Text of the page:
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The BAMS Experience

Entrepreneur Catherine Morris ’16MS aims to break down barriers through arts and culture.

As the founder and executive director of the Boston Art & Music Soul (BAMS) Fest, Inc., Boston native Catherine Morris ’16MS works to help marginalized and underserved communities of color in Greater Boston break down racial and social barriers to arts, music and culture. Not only does BAMS Fest present live art and music performances, it offers educational programs to benefit underserved communities throughout the year. 

Photographs, from left: BAMS Fest Founder Catherine Morris ’16, at right, receiving a resolution from Representative Chynah Tyler at BAMS Festival 2018; Valerie Stephens performing at BAMS Festival 2018; hip-hop artist and poet, Oompa (Photographs by Jourdan Christopher and Tory Quinn).

“BAMS Fest educates through entertainment,” Morris says, “with events like ‘Need I Paint More?’, which uses live painting to discuss social justice issues.”

Morris founded BAMS Fest as a 501(c)(3) nonprofit organization in 2015 after creating a business plan in a Simmons graduate class, which allowed her to see the bigger picture and its projection. Morris’ ultimate goal is to “redefine the arts and culture ecosystem by being intentional through its collaboration with artists of color, and to build an artist-centric city for residents and visitors to experience.”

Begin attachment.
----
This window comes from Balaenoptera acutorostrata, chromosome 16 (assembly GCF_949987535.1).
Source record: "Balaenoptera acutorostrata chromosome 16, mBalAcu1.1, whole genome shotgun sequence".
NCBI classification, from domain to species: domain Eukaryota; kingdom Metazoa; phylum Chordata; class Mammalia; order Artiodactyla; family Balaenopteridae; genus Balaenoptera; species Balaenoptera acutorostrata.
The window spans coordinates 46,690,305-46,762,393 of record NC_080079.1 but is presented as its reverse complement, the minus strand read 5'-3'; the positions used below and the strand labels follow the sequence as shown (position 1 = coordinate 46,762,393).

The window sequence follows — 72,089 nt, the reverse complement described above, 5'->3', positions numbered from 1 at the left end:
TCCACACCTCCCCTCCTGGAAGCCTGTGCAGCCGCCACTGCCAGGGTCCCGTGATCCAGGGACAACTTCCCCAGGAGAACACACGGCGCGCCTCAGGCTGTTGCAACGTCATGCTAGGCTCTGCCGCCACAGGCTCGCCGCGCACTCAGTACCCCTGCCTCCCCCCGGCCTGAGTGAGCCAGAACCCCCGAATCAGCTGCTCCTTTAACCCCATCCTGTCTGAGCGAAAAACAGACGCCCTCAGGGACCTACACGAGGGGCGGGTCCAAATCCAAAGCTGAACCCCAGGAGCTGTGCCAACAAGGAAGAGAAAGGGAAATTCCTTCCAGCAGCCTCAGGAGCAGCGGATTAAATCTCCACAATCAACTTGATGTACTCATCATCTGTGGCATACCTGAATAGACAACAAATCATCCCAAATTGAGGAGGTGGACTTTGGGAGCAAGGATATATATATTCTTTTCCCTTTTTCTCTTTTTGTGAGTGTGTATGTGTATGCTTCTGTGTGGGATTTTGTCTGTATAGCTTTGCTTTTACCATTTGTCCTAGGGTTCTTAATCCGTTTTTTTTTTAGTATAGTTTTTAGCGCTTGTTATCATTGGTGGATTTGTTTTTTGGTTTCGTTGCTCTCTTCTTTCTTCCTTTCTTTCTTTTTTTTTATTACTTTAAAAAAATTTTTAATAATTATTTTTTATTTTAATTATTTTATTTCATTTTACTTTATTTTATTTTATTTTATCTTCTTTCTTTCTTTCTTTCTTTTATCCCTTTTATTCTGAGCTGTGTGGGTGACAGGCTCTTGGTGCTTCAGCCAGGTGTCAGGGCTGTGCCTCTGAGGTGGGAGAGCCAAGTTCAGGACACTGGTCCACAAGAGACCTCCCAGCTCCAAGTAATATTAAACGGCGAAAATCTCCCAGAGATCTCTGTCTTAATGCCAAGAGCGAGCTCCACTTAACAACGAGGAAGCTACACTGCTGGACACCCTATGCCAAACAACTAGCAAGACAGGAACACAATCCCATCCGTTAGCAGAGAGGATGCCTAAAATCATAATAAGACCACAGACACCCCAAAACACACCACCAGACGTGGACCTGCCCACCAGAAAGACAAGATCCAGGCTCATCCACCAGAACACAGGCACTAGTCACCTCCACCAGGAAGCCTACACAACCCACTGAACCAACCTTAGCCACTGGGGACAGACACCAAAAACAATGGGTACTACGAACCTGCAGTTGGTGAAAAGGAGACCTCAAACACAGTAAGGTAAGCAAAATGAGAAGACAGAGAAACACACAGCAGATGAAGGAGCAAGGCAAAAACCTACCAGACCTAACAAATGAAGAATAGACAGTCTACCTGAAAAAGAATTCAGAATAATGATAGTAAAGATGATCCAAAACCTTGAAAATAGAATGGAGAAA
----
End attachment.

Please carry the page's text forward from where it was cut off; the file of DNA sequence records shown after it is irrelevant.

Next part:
The first annual BAMS Festival in 2018 was hugely successful, bringing in 2,000 attendees, 21 local bands, and five visual artists, establishing Morris as a trailblazer. The 2019 BAMS Festival is already in the works, with “19 acts and two new features: free dance lessons and a family friendly BYOG (Bring Your Own Game) area for the community to share and connect with each other,” according to Morris.